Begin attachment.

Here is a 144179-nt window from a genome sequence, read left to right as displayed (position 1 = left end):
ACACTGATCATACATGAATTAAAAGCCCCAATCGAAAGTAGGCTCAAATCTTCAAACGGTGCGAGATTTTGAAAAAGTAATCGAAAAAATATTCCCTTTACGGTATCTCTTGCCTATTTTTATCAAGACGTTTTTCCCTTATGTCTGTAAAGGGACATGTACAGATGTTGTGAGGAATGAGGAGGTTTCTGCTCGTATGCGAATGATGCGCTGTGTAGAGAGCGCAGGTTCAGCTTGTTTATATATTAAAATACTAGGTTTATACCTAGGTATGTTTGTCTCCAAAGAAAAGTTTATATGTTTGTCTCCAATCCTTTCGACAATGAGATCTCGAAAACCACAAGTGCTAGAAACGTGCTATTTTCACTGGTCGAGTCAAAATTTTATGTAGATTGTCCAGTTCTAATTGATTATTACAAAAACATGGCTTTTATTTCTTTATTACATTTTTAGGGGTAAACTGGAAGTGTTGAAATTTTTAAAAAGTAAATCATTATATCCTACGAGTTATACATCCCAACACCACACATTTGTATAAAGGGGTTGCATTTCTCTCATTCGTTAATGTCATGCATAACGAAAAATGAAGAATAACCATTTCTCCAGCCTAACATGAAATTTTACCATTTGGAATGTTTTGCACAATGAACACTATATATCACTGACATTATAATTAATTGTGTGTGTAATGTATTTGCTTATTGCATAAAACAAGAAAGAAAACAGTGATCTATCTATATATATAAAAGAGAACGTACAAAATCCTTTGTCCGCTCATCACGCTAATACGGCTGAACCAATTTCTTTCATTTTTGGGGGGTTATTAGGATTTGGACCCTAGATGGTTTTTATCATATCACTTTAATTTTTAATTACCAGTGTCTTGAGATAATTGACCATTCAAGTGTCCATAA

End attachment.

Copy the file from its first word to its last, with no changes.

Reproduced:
Here is a 144179-nt window from a genome sequence, read left to right as displayed (position 1 = left end):
ACACTGATCATACATGAATTAAAAGCCCCAATCGAAAGTAGGCTCAAATCTTCAAACGGTGCGAGATTTTGAAAAAGTAATCGAAAAAATATTCCCTTTACGGTATCTCTTGCCTATTTTTATCAAGACGTTTTTCCCTTATGTCTGTAAAGGGACATGTACAGATGTTGTGAGGAATGAGGAGGTTTCTGCTCGTATGCGAATGATGCGCTGTGTAGAGAGCGCAGGTTCAGCTTGTTTATATATTAAAATACTAGGTTTATACCTAGGTATGTTTGTCTCCAAAGAAAAGTTTATATGTTTGTCTCCAATCCTTTCGACAATGAGATCTCGAAAACCACAAGTGCTAGAAACGTGCTATTTTCACTGGTCGAGTCAAAATTTTATGTAGATTGTCCAGTTCTAATTGATTATTACAAAAACATGGCTTTTATTTCTTTATTACATTTTTAGGGGTAAACTGGAAGTGTTGAAATTTTTAAAAAGTAAATCATTATATCCTACGAGTTATACATCCCAACACCACACATTTGTATAAAGGGGTTGCATTTCTCTCATTCGTTAATGTCATGCATAACGAAAAATGAAGAATAACCATTTCTCCAGCCTAACATGAAATTTTACCATTTGGAATGTTTTGCACAATGAACACTATATATCACTGACATTATAATTAATTGTGTGTGTAATGTATTTGCTTATTGCATAAAACAAGAAAGAAAACAGTGATCTATCTATATATATAAAAGAGAACGTACAAAATCCTTTGTCCGCTCATCACGCTAATACGGCTGAACCAATTTCTTTCATTTTTGGGGGGTTATTAGGATTTGGACCCTAGATGGTTTTTATCATATCACTTTAATTTTTAATTACCAGTGTCTTGAGATAATTGACCATTCAAGTGTCCATAA